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All Android apps are not made equal

Google's are more equal than others

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With Android developers finally let loose with real hardware, some of the limitations of the Android SDK are coming to light - though it seems that applications coming out of the Googleplex aren't limited in quite the same way.

The first evidence of a hierachical strata of developers comes with access to APIs for installing applications, a capability that Google likes to restrict to their own Android Marketplace app. The issue has highlighted the lack of equality amongst developers, upsetting some idealists though Android reckons the community will have to give up a little openness for the sake of security.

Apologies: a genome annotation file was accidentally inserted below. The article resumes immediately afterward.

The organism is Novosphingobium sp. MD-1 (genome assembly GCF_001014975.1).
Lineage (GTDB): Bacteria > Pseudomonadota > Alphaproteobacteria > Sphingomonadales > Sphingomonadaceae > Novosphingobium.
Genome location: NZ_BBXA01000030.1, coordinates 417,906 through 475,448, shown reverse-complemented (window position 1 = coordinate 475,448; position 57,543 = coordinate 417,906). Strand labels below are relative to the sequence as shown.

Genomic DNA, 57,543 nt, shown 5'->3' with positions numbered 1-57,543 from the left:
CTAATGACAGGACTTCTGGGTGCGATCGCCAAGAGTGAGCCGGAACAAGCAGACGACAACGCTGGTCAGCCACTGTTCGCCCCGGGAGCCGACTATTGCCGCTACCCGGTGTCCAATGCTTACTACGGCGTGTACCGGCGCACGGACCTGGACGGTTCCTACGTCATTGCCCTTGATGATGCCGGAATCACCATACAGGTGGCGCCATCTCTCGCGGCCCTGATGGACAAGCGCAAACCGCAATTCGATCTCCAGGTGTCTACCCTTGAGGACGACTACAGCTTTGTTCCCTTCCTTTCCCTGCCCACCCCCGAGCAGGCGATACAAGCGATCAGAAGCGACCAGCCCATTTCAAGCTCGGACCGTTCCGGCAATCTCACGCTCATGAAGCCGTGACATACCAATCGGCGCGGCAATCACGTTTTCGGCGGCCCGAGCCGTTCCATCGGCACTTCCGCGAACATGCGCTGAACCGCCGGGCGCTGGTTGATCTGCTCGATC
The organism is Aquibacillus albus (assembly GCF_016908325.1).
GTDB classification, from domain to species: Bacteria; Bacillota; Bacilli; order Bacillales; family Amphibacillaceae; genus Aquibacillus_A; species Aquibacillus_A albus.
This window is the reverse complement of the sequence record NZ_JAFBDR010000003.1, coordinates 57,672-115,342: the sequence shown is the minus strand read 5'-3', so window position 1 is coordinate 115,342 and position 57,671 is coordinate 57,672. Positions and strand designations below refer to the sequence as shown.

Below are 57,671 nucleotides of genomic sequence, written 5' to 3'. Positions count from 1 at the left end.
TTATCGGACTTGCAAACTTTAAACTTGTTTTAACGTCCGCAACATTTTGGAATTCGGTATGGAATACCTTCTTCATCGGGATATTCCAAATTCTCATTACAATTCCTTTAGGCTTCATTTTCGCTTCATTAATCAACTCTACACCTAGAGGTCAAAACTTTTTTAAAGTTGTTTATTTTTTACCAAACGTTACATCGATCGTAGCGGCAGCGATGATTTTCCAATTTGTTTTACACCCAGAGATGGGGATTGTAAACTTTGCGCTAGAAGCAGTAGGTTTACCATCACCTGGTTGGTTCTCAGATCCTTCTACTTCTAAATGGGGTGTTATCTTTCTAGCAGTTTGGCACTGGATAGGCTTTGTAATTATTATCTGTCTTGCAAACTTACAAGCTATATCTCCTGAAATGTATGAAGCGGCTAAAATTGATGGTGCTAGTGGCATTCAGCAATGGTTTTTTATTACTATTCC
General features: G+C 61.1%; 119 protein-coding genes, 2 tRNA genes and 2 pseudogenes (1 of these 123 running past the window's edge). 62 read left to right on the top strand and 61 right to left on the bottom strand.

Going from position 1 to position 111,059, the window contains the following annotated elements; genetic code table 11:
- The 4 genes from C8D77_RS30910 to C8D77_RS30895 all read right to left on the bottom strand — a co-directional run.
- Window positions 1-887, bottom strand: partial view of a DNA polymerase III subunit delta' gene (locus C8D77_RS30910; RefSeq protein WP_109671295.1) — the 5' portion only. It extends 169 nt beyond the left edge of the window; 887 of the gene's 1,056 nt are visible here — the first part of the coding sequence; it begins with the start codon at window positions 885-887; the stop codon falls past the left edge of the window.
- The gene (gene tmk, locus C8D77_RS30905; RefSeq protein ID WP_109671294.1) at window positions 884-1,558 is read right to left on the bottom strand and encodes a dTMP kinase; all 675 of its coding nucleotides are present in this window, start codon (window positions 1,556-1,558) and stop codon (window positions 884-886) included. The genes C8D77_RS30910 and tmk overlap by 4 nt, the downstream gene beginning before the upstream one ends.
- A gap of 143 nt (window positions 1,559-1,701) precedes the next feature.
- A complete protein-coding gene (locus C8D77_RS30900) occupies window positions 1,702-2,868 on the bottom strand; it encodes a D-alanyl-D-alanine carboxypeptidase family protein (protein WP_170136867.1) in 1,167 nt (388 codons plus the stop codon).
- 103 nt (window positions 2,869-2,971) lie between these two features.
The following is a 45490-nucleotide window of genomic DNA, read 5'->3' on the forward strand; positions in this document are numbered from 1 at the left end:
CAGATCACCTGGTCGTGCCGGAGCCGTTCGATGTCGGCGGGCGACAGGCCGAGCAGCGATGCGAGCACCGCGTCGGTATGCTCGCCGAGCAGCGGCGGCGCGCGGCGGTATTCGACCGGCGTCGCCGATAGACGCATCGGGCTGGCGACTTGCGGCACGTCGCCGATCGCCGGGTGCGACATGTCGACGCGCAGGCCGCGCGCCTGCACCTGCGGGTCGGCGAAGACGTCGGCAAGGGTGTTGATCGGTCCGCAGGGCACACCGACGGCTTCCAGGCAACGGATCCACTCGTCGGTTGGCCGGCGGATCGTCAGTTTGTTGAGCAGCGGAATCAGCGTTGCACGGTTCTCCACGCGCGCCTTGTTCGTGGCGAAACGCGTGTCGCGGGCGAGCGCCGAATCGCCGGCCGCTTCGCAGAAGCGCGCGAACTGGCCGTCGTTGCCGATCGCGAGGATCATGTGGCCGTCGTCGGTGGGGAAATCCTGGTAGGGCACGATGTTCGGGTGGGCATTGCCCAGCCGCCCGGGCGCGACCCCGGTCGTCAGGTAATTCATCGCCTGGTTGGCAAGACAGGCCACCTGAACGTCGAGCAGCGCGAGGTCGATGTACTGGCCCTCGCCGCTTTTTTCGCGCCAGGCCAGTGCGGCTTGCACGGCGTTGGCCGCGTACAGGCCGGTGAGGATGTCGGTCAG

Marketplace comes pre-installed on Android phones; Google's application repository can't be accessed any other way, and as such it has access to capabilities that won't be available to third-party developers. Specifically, the Android Marketplace can install other applications onto an Android phone without warning, or alerting, the user.

Here's the official Android response.

"At this point, we think it is too dangerous to give a third party application blanket access to install applications without the user being involved. That may change in the future, but for now that is the way it is."

This isn't going to affect most developers, of course, but should Handango decide to port InHand - an on-device application for buying apps from Handango - then application installation could well be complicated by repeated dialog boxes warning users of potential risks: in contrast to the smooth process promised by Marketplace.

There are significant security risks with allowing a third-party application carte blanche to do what it likes, but that was supposed to be part of the Android experience - allowing punters to take responsibility for their own security. Still, Google clearly believes that users can only be trusted so far. ®

Gartner critical capabilities for enterprise endpoint backup

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